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A well-oxygenated cells environment may help to fight against protein glycation

Béatrice Mercier 1, 2  ,  
Josiane Prost 1,  
 
1
Faculté des Sciences de la Vie, UPRES EA 4183 “Lipides & Signalisation Cellulaire”, Université de Bourgogne, Dijon, France
2
Faculté des Sciences de la Vie, UPRES EA 4183 “Lipides & Signalisation Cellulaire”, Université de Bourgogne 6, Boulevard Gabriel, F-21000, Dijon, France
3
Lara-Spiral SA, Couternon, France
Int J Occup Med Environ Health 2011;24(1):102–107
KEYWORDS:
ABSTRACT:
Objectives: Normoglycemic Wistar rats’ Glycated Hemoglobin Levels (GHL) showed a time-dependent difference between control groups and those exposed to regular inhalation of peroxidizing extracts of turpentine. These extracts were able to optimize the oxygen permeation at the cellular level during and subsequently to a breathing session. The more the rats breathed turpentine peroxidized vapor, the lower their GHL was. This study was designed to confirm, in ex-vivo blood samples, the impact of peroxidizing extract on the GHL. Materials and Methods: Red blood cells were separated from plasmas by centrifugation. Plasmas were treated by peroxidizing and non-peroxidizing turpentine vapor or untreated (control), then combined with washed red blood cells three hours before evaluation. Glycation of hemoglobin proteins was quantified according to the Habeed’s method. Results: The ex-vivo experiments showed that the peroxidizing terpenes reduced the GHL after a three-hour contact. So did oxidized terpenes. Controls and the volatile component of the expended essential oil showed the opposite results. Conclusion: Optimal oxygenation, especially when facilitated by the peroxidized volatile component of the essential oil of turpentine, can protect organisms (mammals in this study) from protein glycation. Optimizing oxygenation can also reduce the GHL of treated blood samples after three hours of incubation.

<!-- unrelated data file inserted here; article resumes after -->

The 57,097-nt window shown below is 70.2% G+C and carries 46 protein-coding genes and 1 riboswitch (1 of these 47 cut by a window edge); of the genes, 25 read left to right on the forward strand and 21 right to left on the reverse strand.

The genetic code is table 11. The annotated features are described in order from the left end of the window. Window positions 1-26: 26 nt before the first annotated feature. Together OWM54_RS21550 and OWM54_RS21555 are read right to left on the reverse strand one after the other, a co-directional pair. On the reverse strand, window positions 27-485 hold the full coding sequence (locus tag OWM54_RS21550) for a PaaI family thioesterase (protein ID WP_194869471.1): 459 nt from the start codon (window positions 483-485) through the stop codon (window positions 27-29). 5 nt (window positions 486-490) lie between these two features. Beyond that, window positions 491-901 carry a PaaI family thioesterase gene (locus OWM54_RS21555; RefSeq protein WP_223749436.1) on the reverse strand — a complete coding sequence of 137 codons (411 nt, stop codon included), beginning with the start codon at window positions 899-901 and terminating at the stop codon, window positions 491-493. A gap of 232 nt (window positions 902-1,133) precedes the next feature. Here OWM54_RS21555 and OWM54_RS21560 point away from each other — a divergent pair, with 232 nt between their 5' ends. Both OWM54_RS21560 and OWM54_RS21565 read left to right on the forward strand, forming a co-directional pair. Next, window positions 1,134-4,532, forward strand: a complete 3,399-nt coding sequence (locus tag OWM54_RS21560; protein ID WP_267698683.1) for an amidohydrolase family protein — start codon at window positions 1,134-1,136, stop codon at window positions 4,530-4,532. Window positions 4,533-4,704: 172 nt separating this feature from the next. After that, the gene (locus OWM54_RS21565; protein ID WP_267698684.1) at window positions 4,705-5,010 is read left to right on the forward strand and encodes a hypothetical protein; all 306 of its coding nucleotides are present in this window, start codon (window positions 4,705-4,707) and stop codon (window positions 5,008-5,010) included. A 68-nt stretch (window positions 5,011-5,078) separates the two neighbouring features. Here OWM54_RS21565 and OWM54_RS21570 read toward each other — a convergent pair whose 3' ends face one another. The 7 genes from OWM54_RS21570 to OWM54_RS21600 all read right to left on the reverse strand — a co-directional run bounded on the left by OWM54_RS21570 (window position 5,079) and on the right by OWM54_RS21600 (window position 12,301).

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eISSN:1896-494X
ISSN:1232-1087